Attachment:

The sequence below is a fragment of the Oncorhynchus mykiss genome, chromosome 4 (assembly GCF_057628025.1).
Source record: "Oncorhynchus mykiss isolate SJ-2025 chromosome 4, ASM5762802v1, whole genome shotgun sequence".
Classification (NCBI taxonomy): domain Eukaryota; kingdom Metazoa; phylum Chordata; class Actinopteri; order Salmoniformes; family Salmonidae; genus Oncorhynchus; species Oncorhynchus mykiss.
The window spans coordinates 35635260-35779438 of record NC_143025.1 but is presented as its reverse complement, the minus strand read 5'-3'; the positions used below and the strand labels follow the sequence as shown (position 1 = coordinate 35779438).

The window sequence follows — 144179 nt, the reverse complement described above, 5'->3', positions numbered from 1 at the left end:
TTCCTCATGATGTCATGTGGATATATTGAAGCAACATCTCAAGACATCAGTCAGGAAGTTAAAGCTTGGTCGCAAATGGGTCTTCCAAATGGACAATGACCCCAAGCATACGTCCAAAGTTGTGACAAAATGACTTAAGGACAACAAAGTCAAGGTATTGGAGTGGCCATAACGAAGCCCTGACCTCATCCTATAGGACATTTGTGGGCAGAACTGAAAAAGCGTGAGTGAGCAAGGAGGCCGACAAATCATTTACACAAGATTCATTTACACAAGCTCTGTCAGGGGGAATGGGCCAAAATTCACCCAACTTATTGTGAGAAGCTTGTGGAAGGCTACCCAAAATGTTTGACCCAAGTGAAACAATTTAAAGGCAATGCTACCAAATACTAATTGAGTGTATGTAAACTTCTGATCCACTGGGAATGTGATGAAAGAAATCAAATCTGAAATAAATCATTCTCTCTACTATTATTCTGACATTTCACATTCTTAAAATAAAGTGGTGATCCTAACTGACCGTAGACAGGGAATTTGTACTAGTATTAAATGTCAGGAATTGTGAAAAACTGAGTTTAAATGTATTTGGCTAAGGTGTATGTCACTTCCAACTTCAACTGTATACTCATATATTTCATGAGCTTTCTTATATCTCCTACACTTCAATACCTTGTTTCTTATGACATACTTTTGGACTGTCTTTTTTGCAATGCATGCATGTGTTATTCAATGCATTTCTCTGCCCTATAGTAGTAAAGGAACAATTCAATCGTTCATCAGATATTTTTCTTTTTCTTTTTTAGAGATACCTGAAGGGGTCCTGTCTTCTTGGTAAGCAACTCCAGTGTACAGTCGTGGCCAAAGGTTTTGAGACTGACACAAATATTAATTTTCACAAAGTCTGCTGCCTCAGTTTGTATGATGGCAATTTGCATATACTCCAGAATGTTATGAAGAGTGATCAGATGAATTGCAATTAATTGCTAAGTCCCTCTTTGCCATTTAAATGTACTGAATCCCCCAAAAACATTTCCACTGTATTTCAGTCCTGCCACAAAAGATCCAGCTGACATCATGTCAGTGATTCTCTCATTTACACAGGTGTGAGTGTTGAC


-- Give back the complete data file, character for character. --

The sequence below is a fragment of the Oncorhynchus mykiss genome, chromosome 4 (assembly GCF_057628025.1).
Source record: "Oncorhynchus mykiss isolate SJ-2025 chromosome 4, ASM5762802v1, whole genome shotgun sequence".
Classification (NCBI taxonomy): domain Eukaryota; kingdom Metazoa; phylum Chordata; class Actinopteri; order Salmoniformes; family Salmonidae; genus Oncorhynchus; species Oncorhynchus mykiss.
The window spans coordinates 35635260-35779438 of record NC_143025.1 but is presented as its reverse complement, the minus strand read 5'-3'; the positions used below and the strand labels follow the sequence as shown (position 1 = coordinate 35779438).

The window sequence follows — 144179 nt, the reverse complement described above, 5'->3', positions numbered from 1 at the left end:
TTCCTCATGATGTCATGTGGATATATTGAAGCAACATCTCAAGACATCAGTCAGGAAGTTAAAGCTTGGTCGCAAATGGGTCTTCCAAATGGACAATGACCCCAAGCATACGTCCAAAGTTGTGACAAAATGACTTAAGGACAACAAAGTCAAGGTATTGGAGTGGCCATAACGAAGCCCTGACCTCATCCTATAGGACATTTGTGGGCAGAACTGAAAAAGCGTGAGTGAGCAAGGAGGCCGACAAATCATTTACACAAGATTCATTTACACAAGCTCTGTCAGGGGGAATGGGCCAAAATTCACCCAACTTATTGTGAGAAGCTTGTGGAAGGCTACCCAAAATGTTTGACCCAAGTGAAACAATTTAAAGGCAATGCTACCAAATACTAATTGAGTGTATGTAAACTTCTGATCCACTGGGAATGTGATGAAAGAAATCAAATCTGAAATAAATCATTCTCTCTACTATTATTCTGACATTTCACATTCTTAAAATAAAGTGGTGATCCTAACTGACCGTAGACAGGGAATTTGTACTAGTATTAAATGTCAGGAATTGTGAAAAACTGAGTTTAAATGTATTTGGCTAAGGTGTATGTCACTTCCAACTTCAACTGTATACTCATATATTTCATGAGCTTTCTTATATCTCCTACACTTCAATACCTTGTTTCTTATGACATACTTTTGGACTGTCTTTTTTGCAATGCATGCATGTGTTATTCAATGCATTTCTCTGCCCTATAGTAGTAAAGGAACAATTCAATCGTTCATCAGATATTTTTCTTTTTCTTTTTTAGAGATACCTGAAGGGGTCCTGTCTTCTTGGTAAGCAACTCCAGTGTACAGTCGTGGCCAAAGGTTTTGAGACTGACACAAATATTAATTTTCACAAAGTCTGCTGCCTCAGTTTGTATGATGGCAATTTGCATATACTCCAGAATGTTATGAAGAGTGATCAGATGAATTGCAATTAATTGCTAAGTCCCTCTTTGCCATTTAAATGTACTGAATCCCCCAAAAACATTTCCACTGTATTTCAGTCCTGCCACAAAAGATCCAGCTGACATCATGTCAGTGATTCTCTCATTTACACAGGTGTGAGTGTTGAC